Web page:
Alan Cuckston (harpsichord) Gigges and Dompes and other Keyborde Musicke

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Gigges and Dompes and other Keyborde Musicke, Alan Cuckston, harpsichord
Alan Cuckston plays on a copy of an Italian 16th century harpsichord tuned in mean-tone (Side One) and on a copy of a French 18th century harpsichord (SideTwo, both made by John Rooks, Ticknall, Derbyshire.
Released 1972 by Vista, RCA – VICS 1693, RCA Victrola
A Vista Productions Recording, Recorded and Produced by Michael Smythe
Front sleeve: English Harpsichord dated 1623 from the Michael Thomas collection at the Harpsichord Centre, 47 Chiltern St., London. Photo by David Levin.
Thanks to Daniël, who let me browse the famous Daniël Beuman harpsichord collection

Side 1
00:00 1 Anon The short mesure of my Lady Wynkfylds Rownde, ed. Dawes Schott (MC PS)
01:51 2 Anon My lady caryes dompe, ed. and annotated Howard Ferguson OUP (MC PS)
03:44 3 Hugh Aston A Hornpype, ed. Dawes Schott (MC PS)
07:17 4 William Byrd The Galliard Jig, tr. and ed. Alan Brown
09:39 5 Richard Farnaby Nobodyes Gigge, ed. Richard Marlow Stainer & Bell (MC PS)
13:15 6. William Byrd Will you walke the woodes soe wylde, arr. Alan Brown Stainer & Bell (MC PS)
17:30 7 Thomas Tallis Offertory: Felix namque (I), ed. Denis Stevens

Side 2
27:09 1 Händel Chaconne in C major, ed. W. Rehberg (Aylesfort No. 15)
39:35 2 Händel Sonatina in A minor, ed. W. Rehberg (Aylesfort No. 44)
3 Händel Suite in A major, ed. W. Rehberg
43:43 Allemande
47:01 Courante
48:36 Sarabande
51:00 Gigue

The source of this ·and the following two pieces on this
side is the British Museum Manuscript Royal App. 58.
They date from the mid-sixteenth century and are the
earliest kno~n genuinely idiomatic English virginal
Among the interpretative liberties taken for granted
by performers of early music was the use of a type of
rubato known generally today by its French name of
“Notes inegales”. In this piece, the evenly written
quavers are played with such rubato.
A Dompe is generally considered to be a sort oflament.
Shakespeare mentions both “doleful dumps” and
(probably ironically), “merry dumps” in Romeo and
Juliet. My Lady Careys Dompe features a series of continuous
variatIons on a tonic-dominant harmony, with
the characteristic left-hand broken-chord figuration so
typical of sixteenth-century English harpsichord
3. A HORNEPYPE Hugh Aston
Aston’s dates arc usually given as c. 1480-1522, but
HowardFerguson has suggested that his idiomatic key-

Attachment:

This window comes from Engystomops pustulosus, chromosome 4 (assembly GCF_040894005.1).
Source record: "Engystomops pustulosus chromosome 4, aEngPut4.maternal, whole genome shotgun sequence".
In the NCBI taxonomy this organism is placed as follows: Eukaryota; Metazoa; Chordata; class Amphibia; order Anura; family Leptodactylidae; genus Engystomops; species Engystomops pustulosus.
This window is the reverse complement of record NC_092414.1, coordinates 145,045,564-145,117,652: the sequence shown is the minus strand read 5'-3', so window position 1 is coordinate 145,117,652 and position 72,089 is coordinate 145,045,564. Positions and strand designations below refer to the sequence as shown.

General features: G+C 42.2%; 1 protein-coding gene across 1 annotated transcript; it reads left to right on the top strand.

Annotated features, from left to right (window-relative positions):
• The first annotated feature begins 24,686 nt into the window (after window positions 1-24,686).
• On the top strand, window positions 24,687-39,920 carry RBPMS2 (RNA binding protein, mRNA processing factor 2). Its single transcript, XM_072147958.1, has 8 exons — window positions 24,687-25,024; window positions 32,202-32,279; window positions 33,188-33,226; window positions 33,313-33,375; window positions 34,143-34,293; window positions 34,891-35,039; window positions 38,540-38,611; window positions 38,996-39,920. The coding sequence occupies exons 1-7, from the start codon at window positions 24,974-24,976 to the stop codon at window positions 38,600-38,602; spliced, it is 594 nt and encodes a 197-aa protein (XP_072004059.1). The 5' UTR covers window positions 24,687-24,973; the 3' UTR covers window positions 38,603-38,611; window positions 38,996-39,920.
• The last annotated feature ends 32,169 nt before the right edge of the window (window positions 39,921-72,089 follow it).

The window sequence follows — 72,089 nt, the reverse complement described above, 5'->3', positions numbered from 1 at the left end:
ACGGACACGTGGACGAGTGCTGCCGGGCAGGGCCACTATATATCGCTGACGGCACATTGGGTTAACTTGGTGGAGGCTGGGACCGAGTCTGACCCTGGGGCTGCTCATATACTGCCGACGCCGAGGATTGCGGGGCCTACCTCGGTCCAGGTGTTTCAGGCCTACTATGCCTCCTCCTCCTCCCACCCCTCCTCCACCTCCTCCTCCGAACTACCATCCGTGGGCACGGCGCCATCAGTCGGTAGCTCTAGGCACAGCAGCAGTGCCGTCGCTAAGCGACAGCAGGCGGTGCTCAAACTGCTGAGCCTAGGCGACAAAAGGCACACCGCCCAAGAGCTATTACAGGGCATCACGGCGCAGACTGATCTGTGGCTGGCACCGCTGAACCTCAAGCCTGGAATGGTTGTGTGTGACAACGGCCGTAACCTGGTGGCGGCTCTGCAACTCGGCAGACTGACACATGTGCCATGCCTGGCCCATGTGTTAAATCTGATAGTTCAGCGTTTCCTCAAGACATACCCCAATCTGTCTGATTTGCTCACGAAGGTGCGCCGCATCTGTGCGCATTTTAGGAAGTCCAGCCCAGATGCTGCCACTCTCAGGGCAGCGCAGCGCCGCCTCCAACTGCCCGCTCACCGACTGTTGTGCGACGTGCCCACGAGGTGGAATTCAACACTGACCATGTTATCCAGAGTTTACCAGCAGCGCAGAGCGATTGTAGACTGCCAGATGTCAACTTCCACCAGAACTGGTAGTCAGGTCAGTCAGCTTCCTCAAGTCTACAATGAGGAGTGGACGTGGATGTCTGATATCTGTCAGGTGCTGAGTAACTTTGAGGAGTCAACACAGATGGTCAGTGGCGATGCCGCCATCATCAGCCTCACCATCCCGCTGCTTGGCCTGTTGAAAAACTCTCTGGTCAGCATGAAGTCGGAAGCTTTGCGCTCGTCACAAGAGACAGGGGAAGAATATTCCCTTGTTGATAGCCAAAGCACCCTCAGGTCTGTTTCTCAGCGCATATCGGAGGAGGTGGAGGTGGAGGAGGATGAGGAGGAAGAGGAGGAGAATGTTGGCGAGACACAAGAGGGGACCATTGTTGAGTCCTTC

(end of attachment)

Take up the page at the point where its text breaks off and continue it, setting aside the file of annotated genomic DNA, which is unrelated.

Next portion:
board writing probably dates from a quarter century
later. Perhaps, as Frank Harrison has pointed out, the
composer is really “Hugo Asseton” who was master of.
the choristers at Newark College from 1525 to 1548.
The Hornepype is broadly divided into two halves, the
first in 3/4 time; the second in 6/8. Phraseology is
largely symmetrical, in mainly two or four bar phra-ses.
Near the beginning of the second half of the piece,
there is a sequence of almost Scarlattian skips for the
right hand, starting with an inte.rval of a third, and
extending to an octave plus a sixth. Perhaps these
mirror the leaps of the dancers?
4. THE GALLIARD JIG William Byrd
This piece is No. 7 in My Ladye Nevells Booke of 1591,
which contains keyboard music from Ryrd’s “middle
period” and is notable for its unusual form. Each
eight bar section consists of four bars, plus a varied
repeat; the fourth section is a varied repeat of the
second, and sections five to eight are a variation of
sections one to four.
5. NOBODYES GIGGE Richard Farnaby
Only four keyboard pieces survive by the son of Giles
Farnaby. Evidently his father taught him composition
as Richard’s pieces reflect his father’s distinctive style.
Nobodyes Gigge is his most successful work. Entitled
“Fleet Street” in one source, Richard Marlow has suggested
that Giles Farnaby must have been partly
responsible for composing it originally.
Byrd was nearly fifty years old when the earliest
extensive source of his keyboard music, My Ladye
Nevells Booke, was completed. This piece must have
been copied into the manuscript almost as soon as it
was composed, for it is dated I 59o-the only keyboard
work of Byrd’s actually dated . in the sout:Ces. The
fourteen variations · achieve their mellow, pastoral
effect by the simplest of means. The twelfth and
thirteenth variations are found in the Fitzwilliam
Virginal Book and Will Forster’s Virginal Book, but
not in Lady Nevell, which suggests they are probably
later additions.

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